Is the Mississippi River delta really sinking? - PAESTA Podcast Series: Episode 22
You Asked, We Answered!
Transcript of the podcast
Hello, and welcome to Episode 22, Is the Mississippi River Delta really sinking? My name is Joseph Opdenaker. In this podcast I would like to tell you about the Mississippi river delta, what troubles the delta and we as the people are facing, and finally we will find out if the delta is really sinking, and why if it really is sinking.
First and foremost,  the Mississippi River Delta covers about 40% of the coastal wetlands in about 48 states, which most is in the state of the Louisiana.  Many people, and animals truly depend on this delta. Without this delta, the animals would start to die off, and they would end up becoming extinct. For the people, especially the ones that live in the city of New Orleans, they really depend on this for many reasons. The first reason is that there are animals there, that the people in the city of New Orleans hunt and fish. This is important for restaurants, and also for people who need to consume food. The second reason is that this delta brings in many tourists. With these tourists, it brings in more people, and that is more money for the city of New Orleans. The third reason that this delta is very important is that this delta is huge for navigation. The fourth and final reason is the plants. There are many different plants that depend on this delta in order to survive. Now, we all know that plants are not exactly like humans, but humans truly depend on plants. Not only do plants provide a food source, but plants provide oxygen and many other great sources that we need in order to survive. Also, animals eat this vegetation, and going back to the animals, if they do not have to option to eat this vegetation, then they either A have to become carnivores… YUCK, or option B is that they starve to death and end up becoming extinct. Many ships and boats go up, down, and through this delta. Without this delta a lot of imported and exported goods could be either delayed or end up not going through at all. The New Orleans economy and the places that surround this deltas’ economy in essence depend on this delta to thrive.
There are many issues that the delta is facing right now. A couple of these issues that are being faced is  wetland loss, global warming, gas and  oil infrastructure, dams that are upriver, sea level rise, subsidence, oil spill, and invasive species. The first issue that I will discuss is the wetland loss.  Costal Louisiana is losing 24 square miles of wetlands each year. If you put that in perspective, that is like losing one football field every thirty minutes. That is incredible and very scary. By the year 2040, if we do not stop what we are doing to these wetlands, they will disappear, like they were never here. The causes of wetland loss are from natural causes, subsidence (which we will get into), wave erosion, and human causes. We are part of the problem. Another issue that is hurting the delta is subsidence.  Subsidence is land formed by river sediments that naturally subsides and sinks over time. What this means is that as soil, dirt, and other particles start to lay in one certain spot, and hill, and possibly land will be made from this. At some point this will go away. With subsidence, this will make sea levels and water rise, which can cause flooding and that is no good. Another issue that the delta faces is oil spills. With the oil spills that have occurred in the Gulf of Mexico, the oil will spread for miles and miles. The issue with this is that when that happens, animals, people, and plants are affected. Animals are effected especially when the oil gets on their skin or fur. For people oil spills in the water affect the economy because of the lack of food supply coming from the ocean and the delta. For plants, they will wither and die because of the oil, it is not good for them to consume. The last issue that I will discuss that has to do with the delta is the invasive species. Invasive species are animals, rodents, plants, etc. that are disastrous for a certain piece of land or an area. The issue is that if the delta gets infested with these insects or rodents, it will drive out or kill wildlife that has always been there, and they will destroy plants, and infect the water there.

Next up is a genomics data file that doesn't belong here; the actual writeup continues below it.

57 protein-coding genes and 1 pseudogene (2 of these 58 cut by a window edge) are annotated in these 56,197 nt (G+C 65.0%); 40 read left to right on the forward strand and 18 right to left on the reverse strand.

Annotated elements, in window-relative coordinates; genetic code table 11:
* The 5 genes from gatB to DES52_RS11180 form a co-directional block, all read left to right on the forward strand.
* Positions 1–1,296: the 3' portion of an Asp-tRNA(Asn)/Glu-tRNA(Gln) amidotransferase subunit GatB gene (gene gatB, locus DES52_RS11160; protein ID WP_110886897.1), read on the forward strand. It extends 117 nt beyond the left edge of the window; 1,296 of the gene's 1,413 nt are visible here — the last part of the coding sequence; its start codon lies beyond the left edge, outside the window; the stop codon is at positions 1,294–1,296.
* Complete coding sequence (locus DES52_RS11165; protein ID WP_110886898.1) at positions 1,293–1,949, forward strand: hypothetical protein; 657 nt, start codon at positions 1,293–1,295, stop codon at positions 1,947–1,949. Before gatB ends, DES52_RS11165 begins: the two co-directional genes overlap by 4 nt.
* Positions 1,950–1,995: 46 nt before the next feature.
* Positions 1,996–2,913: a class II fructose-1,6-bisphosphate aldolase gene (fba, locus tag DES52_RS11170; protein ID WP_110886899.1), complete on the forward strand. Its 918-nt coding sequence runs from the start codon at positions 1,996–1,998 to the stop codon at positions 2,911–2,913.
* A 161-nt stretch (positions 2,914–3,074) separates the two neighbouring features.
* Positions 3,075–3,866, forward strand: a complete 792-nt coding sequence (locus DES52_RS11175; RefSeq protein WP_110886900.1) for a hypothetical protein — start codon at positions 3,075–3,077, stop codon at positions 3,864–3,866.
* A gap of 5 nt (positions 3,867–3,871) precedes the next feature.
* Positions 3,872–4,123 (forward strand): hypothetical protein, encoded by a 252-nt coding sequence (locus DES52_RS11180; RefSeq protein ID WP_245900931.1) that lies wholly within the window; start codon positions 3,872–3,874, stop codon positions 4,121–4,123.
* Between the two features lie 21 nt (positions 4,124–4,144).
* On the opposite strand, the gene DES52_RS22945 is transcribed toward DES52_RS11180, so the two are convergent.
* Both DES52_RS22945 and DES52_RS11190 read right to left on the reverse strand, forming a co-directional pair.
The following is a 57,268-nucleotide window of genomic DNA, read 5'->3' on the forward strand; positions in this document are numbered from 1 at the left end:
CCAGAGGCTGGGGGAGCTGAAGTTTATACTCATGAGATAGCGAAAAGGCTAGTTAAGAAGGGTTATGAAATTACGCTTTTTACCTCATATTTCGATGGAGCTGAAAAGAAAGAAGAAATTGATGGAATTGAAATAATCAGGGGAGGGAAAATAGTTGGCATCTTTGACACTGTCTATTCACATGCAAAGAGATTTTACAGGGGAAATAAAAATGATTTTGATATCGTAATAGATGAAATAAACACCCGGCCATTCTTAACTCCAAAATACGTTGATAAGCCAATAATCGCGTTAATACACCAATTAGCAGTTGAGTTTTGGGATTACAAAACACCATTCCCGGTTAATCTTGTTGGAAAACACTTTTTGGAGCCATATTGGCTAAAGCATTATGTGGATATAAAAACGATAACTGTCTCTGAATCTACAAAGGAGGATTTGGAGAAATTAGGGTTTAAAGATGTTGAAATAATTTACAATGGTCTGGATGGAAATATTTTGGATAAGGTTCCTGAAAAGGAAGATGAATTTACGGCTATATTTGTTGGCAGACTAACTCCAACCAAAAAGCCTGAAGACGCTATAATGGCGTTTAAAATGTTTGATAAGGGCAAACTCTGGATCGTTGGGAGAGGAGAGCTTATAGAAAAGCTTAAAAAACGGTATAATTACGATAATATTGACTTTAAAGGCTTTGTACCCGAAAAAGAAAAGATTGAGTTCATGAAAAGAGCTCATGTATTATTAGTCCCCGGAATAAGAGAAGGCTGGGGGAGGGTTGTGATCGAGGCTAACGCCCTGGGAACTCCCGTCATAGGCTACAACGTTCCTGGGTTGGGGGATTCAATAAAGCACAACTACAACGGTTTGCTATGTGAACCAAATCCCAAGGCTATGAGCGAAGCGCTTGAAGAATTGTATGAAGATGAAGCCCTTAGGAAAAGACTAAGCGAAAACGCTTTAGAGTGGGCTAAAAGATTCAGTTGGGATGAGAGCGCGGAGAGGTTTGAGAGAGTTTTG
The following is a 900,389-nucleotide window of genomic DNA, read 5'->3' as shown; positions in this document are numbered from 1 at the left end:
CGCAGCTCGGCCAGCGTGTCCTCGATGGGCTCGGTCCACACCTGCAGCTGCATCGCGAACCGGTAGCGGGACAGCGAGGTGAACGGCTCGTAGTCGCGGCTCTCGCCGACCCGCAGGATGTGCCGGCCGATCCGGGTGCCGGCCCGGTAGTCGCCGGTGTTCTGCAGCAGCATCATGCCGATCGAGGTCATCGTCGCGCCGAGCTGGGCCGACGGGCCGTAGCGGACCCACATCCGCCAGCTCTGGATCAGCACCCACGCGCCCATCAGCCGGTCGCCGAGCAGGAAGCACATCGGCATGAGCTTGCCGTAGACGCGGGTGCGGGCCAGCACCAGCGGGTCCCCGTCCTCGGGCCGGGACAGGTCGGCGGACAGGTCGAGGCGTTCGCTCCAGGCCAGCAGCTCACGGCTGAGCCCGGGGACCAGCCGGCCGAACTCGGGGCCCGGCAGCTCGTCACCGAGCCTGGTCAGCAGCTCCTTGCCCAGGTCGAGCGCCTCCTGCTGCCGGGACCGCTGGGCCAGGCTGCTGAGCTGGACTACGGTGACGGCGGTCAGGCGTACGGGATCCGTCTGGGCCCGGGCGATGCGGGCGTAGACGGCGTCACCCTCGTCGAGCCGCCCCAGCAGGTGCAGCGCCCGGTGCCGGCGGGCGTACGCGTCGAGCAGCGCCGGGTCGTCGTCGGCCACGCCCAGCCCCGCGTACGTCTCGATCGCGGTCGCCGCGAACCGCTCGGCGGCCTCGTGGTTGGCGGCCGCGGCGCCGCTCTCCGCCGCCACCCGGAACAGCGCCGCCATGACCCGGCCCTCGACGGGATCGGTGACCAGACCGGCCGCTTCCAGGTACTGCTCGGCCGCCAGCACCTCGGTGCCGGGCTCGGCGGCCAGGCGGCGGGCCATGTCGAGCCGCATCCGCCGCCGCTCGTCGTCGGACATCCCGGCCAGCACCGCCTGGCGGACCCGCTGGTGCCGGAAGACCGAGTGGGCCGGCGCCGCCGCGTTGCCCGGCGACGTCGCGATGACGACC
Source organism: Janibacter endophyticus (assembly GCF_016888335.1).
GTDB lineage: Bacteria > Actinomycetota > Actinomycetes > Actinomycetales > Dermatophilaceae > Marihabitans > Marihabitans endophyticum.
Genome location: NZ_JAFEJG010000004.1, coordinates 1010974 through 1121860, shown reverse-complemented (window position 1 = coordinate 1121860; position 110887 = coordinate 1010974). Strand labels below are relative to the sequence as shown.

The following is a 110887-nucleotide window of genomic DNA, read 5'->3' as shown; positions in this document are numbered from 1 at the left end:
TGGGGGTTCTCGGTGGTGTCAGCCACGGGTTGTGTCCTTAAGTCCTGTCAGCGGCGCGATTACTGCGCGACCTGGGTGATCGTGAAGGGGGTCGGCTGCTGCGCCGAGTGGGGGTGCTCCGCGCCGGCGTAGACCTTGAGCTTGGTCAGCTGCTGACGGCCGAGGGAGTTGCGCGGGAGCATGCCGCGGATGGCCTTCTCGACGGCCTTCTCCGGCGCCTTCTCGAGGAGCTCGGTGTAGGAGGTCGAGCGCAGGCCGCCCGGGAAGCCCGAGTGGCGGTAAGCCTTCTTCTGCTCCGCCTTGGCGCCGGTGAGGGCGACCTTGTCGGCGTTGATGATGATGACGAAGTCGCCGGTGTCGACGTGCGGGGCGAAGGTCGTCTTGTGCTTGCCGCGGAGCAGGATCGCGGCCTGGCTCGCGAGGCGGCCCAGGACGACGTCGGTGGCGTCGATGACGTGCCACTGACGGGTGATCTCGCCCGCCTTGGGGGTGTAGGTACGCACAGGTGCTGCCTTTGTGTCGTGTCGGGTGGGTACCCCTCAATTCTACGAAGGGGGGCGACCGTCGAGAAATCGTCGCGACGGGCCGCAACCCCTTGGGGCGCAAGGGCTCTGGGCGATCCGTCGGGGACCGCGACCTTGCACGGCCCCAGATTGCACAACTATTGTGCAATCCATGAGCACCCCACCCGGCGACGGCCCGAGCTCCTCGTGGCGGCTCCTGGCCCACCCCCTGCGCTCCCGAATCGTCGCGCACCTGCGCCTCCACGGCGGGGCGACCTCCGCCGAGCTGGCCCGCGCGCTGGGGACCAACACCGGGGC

The final question that we have been all anticipating is whether or not the Mississippi river delta is really sinking. To answer your question, yes, the  Mississippi river delta is sinking or another way to put it is that the delta is drowning.  Michael Blum of LSU in Baton Rouge said that there is not enough sediment to sustain the delta plain. Since the 1950’s, about 70% of the sediment has been trapped within the delta. With this, that means that the delta has started eroding. With the sea level rise and the trapping of the sediment which has caused erosion, the delta is bound to drown or “sink” by the year 2100. This is significant because if we start to try and restore the delta now, we can slow down this process. But, because we have waited too long to try and restore the delta, at some point maybe not in our lifetime the delta will sink completely. I think this has a part to do with the life cycle and with the end of the worlds we deal with. Like the ice age, things will die and it will take time but it will restore. The delta will be back one day but putting a time frame on it is almost impossible. The only thing that I can tell you is that the delta will sink.
(This audio file was authored by Melanie Kempf and recorded by Joseph Opdenaker in March 2016. References availabe in attached transcript.)